|Hwy 90 between Alpine and Marfa, the way most people see it but what travelers may not realize they're passing through a rich geological history!|
|Now with QR code-linked roadside exhibits, travelers can read the sign AND |
view online resources (websites, videos, etc.) right on the spot!
Just yesterday, five miles from Alpine at the rest stop along Hwy 90, an impressive new roadside exhibit was dedicated. Stop there, get out your smartphone and in addition to reading about the geological history of this mountain pass, you can see video and view websites about it too!
Want to read the exhibit panel RIGHT NOW? See the Visit Big Bend History Snapshot web site here:
So what happened here? What about the volcano?
The blog of the Geological Society of America outlines the geological history of the Paisano Pass area:
"The development of the Paisano Volcano (abridged): 35 million years ago basaltic lavas erupted from a pluton approximately 5 miles in diameter that rose slowly from deep within the mantle and lodged into the crust approximately 2 to 3 miles below the surface. Explosive pyroclastic eruptions driven by steam and carbon dioxide ensued, followed by subsequent lava flows. After a quiet period, pyroclastic flows again began to erupt, and a caldera crater collapsed during violent explosions that partially emptied a magma chamber under the volcano. Finally, more lavas erupted, followed by late mafic dikes and plugs and much younger nepheline syenite intrusions into the older volcanic strata. Development of the broad shield complex was completed in 1 to 2 million years. Weathering and erosion continue to carve the different types of igneous rock into the colorful cliffs and wide valleys that seen around Paisano Pass today."
Want to see what the eruptions, collapses, and flows might have appeared? The beauty of combining QR codes into the exhibit allows visitors to see online resources about the area, including cool video! Click here to watch this video, which not only introduces the exhibit concept, but has great footage of volcanic activity.
The Brewster County Historical Commission assisted in the development of historical information signs placed along the 400 plus miles of highways in Brewster County. Each historical sign is approximately 3 feet by 5 feet in size with display information including maps, photographs, diagrams text that describe the facts of the related subjects which include geology, biology, archaeology and history.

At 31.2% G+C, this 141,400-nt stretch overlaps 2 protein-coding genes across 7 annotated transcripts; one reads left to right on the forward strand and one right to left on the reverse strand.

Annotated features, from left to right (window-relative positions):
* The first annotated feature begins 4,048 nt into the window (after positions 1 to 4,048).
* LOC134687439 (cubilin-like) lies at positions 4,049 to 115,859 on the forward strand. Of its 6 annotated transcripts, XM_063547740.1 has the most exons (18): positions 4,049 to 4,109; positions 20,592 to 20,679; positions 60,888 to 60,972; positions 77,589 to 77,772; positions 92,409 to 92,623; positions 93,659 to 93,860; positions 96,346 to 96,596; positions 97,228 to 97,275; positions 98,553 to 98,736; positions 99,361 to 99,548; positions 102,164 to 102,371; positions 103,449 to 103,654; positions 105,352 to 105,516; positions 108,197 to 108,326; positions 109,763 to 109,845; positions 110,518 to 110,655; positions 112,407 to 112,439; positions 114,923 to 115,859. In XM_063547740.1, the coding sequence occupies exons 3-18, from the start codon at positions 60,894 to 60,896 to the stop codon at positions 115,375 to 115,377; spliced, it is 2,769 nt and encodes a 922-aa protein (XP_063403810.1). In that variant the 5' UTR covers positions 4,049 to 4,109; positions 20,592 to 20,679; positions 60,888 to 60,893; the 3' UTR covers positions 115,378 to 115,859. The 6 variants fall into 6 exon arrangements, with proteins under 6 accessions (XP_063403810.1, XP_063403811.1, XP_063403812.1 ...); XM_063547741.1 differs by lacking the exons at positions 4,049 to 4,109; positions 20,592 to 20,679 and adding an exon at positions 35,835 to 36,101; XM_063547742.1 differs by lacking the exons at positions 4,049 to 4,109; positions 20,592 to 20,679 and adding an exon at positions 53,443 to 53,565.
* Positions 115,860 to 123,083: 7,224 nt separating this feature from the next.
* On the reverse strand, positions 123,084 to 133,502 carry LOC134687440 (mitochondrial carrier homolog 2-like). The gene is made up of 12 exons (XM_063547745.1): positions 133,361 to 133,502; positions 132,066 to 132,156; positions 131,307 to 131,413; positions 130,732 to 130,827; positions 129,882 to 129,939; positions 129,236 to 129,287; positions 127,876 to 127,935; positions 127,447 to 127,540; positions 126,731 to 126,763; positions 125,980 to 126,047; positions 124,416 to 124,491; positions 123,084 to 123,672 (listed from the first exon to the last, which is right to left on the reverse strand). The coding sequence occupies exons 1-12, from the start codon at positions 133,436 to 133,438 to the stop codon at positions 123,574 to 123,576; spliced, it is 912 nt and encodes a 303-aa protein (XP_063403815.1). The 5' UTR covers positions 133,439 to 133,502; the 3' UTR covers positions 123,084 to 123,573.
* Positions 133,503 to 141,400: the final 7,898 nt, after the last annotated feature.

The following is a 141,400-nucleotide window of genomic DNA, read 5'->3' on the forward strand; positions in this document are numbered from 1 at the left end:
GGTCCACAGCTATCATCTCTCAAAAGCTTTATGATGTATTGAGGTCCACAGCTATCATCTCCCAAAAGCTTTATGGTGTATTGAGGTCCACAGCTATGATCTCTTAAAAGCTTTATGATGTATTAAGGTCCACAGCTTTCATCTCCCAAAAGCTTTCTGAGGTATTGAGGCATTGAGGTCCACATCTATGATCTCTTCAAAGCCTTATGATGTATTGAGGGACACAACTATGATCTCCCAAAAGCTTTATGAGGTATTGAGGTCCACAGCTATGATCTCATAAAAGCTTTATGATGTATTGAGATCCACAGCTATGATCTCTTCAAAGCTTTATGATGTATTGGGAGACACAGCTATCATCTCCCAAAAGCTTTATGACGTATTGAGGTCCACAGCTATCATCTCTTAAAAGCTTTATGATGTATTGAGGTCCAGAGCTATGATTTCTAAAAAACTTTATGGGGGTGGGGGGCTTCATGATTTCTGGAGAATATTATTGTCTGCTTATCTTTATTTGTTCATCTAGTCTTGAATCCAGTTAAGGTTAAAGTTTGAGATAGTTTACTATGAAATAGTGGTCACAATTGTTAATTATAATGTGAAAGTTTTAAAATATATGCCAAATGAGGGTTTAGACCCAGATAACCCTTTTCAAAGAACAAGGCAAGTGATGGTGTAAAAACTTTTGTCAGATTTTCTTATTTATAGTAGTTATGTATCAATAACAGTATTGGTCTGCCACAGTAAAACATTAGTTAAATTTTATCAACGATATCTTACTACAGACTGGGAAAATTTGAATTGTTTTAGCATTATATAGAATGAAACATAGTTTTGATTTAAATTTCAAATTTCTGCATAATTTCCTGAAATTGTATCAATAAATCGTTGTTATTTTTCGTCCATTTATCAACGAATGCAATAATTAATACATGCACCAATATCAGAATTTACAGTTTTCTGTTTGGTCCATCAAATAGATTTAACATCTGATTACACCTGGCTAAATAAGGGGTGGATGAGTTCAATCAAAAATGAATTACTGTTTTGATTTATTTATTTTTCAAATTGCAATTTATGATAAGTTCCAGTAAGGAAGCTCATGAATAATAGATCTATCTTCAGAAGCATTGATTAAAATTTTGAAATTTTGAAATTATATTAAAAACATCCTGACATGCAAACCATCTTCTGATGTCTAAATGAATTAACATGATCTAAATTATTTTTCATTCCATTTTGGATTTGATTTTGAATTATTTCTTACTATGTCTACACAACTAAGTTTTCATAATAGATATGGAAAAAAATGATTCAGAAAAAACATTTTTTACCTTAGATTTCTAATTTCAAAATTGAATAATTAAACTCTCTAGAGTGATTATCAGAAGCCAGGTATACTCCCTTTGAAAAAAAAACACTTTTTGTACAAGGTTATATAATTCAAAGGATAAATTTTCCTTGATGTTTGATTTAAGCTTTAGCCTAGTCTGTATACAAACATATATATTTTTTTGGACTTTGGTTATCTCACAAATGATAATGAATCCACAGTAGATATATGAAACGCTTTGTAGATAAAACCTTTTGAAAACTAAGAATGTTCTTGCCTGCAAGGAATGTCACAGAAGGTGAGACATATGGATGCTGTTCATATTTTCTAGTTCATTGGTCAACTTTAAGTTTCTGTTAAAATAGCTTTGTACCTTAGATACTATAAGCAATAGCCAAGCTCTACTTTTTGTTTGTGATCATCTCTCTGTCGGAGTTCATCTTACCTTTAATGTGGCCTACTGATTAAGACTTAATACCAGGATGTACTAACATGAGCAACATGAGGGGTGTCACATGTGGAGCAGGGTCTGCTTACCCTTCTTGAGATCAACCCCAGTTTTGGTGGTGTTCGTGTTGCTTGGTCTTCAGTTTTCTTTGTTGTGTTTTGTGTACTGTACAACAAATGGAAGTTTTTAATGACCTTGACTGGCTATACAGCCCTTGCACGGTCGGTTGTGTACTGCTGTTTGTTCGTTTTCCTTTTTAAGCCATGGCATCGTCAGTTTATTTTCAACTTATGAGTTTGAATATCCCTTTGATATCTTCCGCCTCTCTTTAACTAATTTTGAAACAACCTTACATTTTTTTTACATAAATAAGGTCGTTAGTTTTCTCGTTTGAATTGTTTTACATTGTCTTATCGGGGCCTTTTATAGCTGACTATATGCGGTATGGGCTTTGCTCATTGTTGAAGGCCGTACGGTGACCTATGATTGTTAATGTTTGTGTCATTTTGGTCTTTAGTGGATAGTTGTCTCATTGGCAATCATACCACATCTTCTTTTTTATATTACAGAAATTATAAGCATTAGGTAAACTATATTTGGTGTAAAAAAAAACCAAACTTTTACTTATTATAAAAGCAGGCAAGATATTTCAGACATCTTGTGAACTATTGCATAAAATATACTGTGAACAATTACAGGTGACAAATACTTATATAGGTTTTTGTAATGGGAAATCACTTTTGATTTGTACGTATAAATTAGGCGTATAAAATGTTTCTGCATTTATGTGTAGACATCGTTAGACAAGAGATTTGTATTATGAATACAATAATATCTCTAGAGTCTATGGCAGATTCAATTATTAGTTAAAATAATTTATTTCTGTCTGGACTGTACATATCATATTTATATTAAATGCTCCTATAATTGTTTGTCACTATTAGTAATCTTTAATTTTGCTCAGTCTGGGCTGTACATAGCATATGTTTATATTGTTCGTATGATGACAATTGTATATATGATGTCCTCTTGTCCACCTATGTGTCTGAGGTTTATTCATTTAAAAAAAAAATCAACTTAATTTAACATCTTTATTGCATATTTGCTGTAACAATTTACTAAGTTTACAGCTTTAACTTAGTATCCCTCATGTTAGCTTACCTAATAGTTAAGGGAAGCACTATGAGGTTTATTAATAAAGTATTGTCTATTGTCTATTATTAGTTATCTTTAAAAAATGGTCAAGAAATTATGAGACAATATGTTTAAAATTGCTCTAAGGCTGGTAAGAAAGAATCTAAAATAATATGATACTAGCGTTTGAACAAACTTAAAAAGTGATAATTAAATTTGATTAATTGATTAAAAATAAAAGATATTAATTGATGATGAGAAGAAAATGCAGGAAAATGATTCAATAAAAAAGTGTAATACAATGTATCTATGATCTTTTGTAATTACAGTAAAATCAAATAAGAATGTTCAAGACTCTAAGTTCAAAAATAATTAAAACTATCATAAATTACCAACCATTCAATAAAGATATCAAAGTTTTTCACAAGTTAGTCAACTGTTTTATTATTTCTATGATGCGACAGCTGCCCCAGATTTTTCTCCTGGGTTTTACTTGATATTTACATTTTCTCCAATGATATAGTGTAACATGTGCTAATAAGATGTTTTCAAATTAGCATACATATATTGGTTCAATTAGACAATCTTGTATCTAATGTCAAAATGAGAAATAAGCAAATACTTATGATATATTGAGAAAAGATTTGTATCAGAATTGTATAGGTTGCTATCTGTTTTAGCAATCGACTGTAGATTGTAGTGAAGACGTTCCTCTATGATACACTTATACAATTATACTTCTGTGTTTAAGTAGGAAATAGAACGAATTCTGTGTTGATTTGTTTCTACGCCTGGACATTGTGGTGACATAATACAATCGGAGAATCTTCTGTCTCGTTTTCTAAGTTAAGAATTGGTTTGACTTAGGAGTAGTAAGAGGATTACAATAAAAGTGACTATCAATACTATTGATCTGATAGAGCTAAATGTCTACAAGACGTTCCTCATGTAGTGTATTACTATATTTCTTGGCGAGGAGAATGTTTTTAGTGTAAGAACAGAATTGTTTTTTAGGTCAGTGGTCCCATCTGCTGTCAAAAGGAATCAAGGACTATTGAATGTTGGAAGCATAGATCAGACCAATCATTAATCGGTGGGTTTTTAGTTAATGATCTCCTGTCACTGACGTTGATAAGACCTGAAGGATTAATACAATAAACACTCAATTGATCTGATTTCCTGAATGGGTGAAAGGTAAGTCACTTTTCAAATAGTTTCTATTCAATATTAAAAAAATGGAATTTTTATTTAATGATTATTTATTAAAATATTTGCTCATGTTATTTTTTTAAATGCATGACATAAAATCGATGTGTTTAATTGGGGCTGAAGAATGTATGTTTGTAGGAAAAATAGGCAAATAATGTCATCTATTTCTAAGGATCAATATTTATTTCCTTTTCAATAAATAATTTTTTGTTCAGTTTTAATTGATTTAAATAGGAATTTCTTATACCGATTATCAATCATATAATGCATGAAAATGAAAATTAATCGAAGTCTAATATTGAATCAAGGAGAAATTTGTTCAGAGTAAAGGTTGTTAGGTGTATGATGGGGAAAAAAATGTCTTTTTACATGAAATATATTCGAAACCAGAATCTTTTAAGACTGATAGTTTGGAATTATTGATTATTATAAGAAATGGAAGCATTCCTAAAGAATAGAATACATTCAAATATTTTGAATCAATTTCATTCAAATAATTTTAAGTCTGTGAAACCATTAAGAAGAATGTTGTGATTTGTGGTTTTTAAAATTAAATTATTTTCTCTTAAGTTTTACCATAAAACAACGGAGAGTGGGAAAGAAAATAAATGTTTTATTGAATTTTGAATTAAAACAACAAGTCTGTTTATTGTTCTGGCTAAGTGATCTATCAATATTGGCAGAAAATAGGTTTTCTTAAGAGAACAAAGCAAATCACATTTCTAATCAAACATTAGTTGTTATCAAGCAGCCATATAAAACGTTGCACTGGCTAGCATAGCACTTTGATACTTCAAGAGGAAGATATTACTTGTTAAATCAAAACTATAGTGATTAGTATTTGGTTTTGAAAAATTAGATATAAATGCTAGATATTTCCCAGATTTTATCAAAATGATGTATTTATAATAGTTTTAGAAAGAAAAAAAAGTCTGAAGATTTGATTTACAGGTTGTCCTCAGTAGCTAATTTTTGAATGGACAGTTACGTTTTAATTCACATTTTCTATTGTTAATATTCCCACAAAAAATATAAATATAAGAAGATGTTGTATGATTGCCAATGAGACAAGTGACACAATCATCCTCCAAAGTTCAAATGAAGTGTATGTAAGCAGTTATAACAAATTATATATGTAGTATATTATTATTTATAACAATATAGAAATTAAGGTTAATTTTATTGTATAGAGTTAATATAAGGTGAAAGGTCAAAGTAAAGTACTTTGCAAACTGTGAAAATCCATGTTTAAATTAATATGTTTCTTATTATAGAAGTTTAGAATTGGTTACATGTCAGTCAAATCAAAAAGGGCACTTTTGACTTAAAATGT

This is a joint project conducted with financial support provided from the Brewster County Tourism Council, hotel/motel tax. An agreement exists between Brewster County and Texas Department of Transportation for the placement of these signs within the county highway right-of-ways. The selected locations are at existing traffic turnouts, roadside parks or at a position of access for tourists and educators traveling through the area.
A total of approximately 35 site locations will ultimately form a historical marker route through Brewster County with a road log to be prepared for the public and available on the Internet. These signs are in addition to the traditional existing Texas Historical Commission markers.
And the Geological Society of America Blog feature on the volcano exhibit here:
Installation of The Visit Big Bend History Snapshot Paisano Pass Volcano Exhibit On Highway 90.
More than thirty representatives of Brewster County, The City of Alpine, Sul Ross State University, Museum of the Big Bend, Bryan Wildenthal Library Archives, and friends of the Visit Big Bend History Snapshot Project gathered Friday morning at the Highway 90 Rest Area 5 miles west of downtown Alpine, to celebrate the installation of exhibit number 6 of 35 projected roadside panels: The Paisano Pass Drive Through Volcano.
This project is fortunate to have the support of many institutions and people, both local and far flung, in the production of these interpretive exhibits for the Visit Big Bend History Snapshot Project.
These include The Museum of the Big Bend, The Bryan Wildenthal Archives, The Center for Big Bend Studies, and The Science and History Departments of Sul Ross State University. In addition the University of Texas Jackson School of Earth Sciences and leading professionals from many other Texas institutions have provided invaluable information, historical photographs, and expert scientific and historical advice and review for these exhibits.
First presented by invitation during the March, 2012 Geological Society of America Regional Conference hosted at Sul Ross State University, by Dr. Kevin Urbanczyk and Dr. James Witford-Stark, this roadside attraction features an entirely novel approach to outdoor education using the new QR Quick Response Code, to link smartphone viewers directly to the Visit Big Bend Web site.
This exhibit is currently featured on the GSA Blog Site and on Youtube. The response from across the country has been exceptional. So far Visit Big Bend is the only entity using this technology for outdoor education and traveler interpretation of the geology, biology and history of a Texas county.
Rondell Sanders is President of the Brewster County Tourism Council. Mike Davidson, Alpine City Councilman, is Visit Big Bend Project Director. Jim Bones is project photographer, and information compiler. Chris Ruggia of Vast Graphics is principal exhibit designer.